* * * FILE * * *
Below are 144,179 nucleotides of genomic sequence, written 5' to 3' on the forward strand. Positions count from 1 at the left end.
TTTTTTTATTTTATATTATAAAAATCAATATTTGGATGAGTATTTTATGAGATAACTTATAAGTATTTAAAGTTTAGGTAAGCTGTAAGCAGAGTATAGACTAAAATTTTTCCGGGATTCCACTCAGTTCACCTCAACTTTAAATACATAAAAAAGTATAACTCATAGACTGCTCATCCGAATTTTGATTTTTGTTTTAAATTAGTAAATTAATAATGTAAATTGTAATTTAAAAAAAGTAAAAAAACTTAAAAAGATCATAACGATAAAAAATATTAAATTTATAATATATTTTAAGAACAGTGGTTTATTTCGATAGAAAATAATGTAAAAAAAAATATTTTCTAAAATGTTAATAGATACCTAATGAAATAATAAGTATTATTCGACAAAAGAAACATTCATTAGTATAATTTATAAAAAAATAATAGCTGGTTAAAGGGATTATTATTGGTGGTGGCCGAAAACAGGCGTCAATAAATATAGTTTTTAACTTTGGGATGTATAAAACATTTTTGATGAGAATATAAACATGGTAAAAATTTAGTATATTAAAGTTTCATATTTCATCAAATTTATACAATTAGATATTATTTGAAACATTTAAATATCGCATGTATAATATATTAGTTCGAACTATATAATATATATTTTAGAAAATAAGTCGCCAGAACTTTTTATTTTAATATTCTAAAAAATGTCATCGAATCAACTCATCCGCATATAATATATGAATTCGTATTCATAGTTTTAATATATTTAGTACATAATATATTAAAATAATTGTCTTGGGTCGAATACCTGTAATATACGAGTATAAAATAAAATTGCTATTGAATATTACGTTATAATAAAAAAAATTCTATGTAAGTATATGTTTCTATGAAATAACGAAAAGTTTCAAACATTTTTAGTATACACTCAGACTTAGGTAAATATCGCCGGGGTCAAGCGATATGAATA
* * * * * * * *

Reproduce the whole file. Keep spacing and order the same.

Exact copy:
Below are 144,179 nucleotides of genomic sequence, written 5' to 3' on the forward strand. Positions count from 1 at the left end.
TTTTTTTATTTTATATTATAAAAATCAATATTTGGATGAGTATTTTATGAGATAACTTATAAGTATTTAAAGTTTAGGTAAGCTGTAAGCAGAGTATAGACTAAAATTTTTCCGGGATTCCACTCAGTTCACCTCAACTTTAAATACATAAAAAAGTATAACTCATAGACTGCTCATCCGAATTTTGATTTTTGTTTTAAATTAGTAAATTAATAATGTAAATTGTAATTTAAAAAAAGTAAAAAAACTTAAAAAGATCATAACGATAAAAAATATTAAATTTATAATATATTTTAAGAACAGTGGTTTATTTCGATAGAAAATAATGTAAAAAAAAATATTTTCTAAAATGTTAATAGATACCTAATGAAATAATAAGTATTATTCGACAAAAGAAACATTCATTAGTATAATTTATAAAAAAATAATAGCTGGTTAAAGGGATTATTATTGGTGGTGGCCGAAAACAGGCGTCAATAAATATAGTTTTTAACTTTGGGATGTATAAAACATTTTTGATGAGAATATAAACATGGTAAAAATTTAGTATATTAAAGTTTCATATTTCATCAAATTTATACAATTAGATATTATTTGAAACATTTAAATATCGCATGTATAATATATTAGTTCGAACTATATAATATATATTTTAGAAAATAAGTCGCCAGAACTTTTTATTTTAATATTCTAAAAAATGTCATCGAATCAACTCATCCGCATATAATATATGAATTCGTATTCATAGTTTTAATATATTTAGTACATAATATATTAAAATAATTGTCTTGGGTCGAATACCTGTAATATACGAGTATAAAATAAAATTGCTATTGAATATTACGTTATAATAAAAAAAATTCTATGTAAGTATATGTTTCTATGAAATAACGAAAAGTTTCAAACATTTTTAGTATACACTCAGACTTAGGTAAATATCGCCGGGGTCAAGCGATATGAATA